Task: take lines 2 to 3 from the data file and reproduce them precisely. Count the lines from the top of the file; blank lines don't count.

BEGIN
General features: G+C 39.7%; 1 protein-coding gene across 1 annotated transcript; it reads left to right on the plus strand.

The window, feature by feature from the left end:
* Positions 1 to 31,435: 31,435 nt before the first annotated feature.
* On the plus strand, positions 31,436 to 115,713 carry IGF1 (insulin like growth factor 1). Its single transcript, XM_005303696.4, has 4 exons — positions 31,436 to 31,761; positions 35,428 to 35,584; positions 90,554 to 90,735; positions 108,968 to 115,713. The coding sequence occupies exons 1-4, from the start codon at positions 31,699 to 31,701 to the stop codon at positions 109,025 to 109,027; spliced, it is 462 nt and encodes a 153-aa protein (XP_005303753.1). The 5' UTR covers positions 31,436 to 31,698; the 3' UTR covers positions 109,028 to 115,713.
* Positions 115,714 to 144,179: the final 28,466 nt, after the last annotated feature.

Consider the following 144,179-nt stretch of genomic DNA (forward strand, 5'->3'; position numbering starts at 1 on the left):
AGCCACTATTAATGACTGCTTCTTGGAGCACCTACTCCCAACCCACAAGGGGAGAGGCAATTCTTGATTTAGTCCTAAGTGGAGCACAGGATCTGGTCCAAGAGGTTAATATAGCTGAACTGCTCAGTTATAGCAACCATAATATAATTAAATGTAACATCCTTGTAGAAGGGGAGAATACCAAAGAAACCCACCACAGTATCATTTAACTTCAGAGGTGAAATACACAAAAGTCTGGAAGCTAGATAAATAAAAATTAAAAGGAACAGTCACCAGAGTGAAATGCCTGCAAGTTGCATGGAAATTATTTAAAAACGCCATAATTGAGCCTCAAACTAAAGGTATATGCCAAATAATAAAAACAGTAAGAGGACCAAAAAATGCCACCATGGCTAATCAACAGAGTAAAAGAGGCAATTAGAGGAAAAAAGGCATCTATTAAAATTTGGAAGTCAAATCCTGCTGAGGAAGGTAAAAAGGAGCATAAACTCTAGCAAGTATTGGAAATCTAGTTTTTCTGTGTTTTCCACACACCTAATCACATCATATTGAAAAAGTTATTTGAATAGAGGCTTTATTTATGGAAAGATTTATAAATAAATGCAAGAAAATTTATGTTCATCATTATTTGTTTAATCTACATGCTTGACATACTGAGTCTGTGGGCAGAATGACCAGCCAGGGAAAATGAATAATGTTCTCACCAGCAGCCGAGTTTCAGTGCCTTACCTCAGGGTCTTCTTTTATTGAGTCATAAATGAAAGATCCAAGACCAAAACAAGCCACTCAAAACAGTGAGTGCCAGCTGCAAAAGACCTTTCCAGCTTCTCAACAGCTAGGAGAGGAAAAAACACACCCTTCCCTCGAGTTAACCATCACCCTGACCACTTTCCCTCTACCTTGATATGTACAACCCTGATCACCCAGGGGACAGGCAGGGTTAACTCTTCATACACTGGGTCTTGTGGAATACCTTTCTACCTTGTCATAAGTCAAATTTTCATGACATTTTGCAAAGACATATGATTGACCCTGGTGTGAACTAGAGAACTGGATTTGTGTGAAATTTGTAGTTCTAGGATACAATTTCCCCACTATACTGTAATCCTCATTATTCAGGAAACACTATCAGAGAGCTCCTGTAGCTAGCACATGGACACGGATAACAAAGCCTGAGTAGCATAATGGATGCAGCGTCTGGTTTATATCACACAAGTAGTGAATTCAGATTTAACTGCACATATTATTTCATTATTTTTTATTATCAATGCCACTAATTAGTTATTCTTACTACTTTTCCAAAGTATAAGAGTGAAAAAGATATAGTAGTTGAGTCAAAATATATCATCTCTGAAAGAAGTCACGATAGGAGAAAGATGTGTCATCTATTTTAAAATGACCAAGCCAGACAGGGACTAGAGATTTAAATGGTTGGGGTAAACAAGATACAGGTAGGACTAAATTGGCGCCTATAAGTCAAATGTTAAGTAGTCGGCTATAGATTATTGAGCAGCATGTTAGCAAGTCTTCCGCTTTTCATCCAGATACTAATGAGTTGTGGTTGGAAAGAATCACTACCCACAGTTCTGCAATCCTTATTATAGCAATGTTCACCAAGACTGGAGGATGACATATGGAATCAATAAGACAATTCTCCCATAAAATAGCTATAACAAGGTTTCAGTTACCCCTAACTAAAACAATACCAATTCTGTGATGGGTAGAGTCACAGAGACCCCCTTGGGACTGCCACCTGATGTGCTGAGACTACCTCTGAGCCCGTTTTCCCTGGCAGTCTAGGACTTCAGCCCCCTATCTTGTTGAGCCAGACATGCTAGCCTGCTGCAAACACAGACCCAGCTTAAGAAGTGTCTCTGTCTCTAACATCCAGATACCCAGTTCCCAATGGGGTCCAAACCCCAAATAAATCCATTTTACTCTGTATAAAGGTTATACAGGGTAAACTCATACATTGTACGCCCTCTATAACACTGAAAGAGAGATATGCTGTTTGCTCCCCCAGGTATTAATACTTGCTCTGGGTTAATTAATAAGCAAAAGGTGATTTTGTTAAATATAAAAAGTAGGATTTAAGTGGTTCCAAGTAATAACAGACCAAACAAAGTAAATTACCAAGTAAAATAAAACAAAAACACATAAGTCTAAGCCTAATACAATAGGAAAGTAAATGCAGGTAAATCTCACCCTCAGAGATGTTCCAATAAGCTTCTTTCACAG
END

The window, feature by feature from the left end:
* Positions 1 to 31,435: 31,435 nt before the first annotated feature.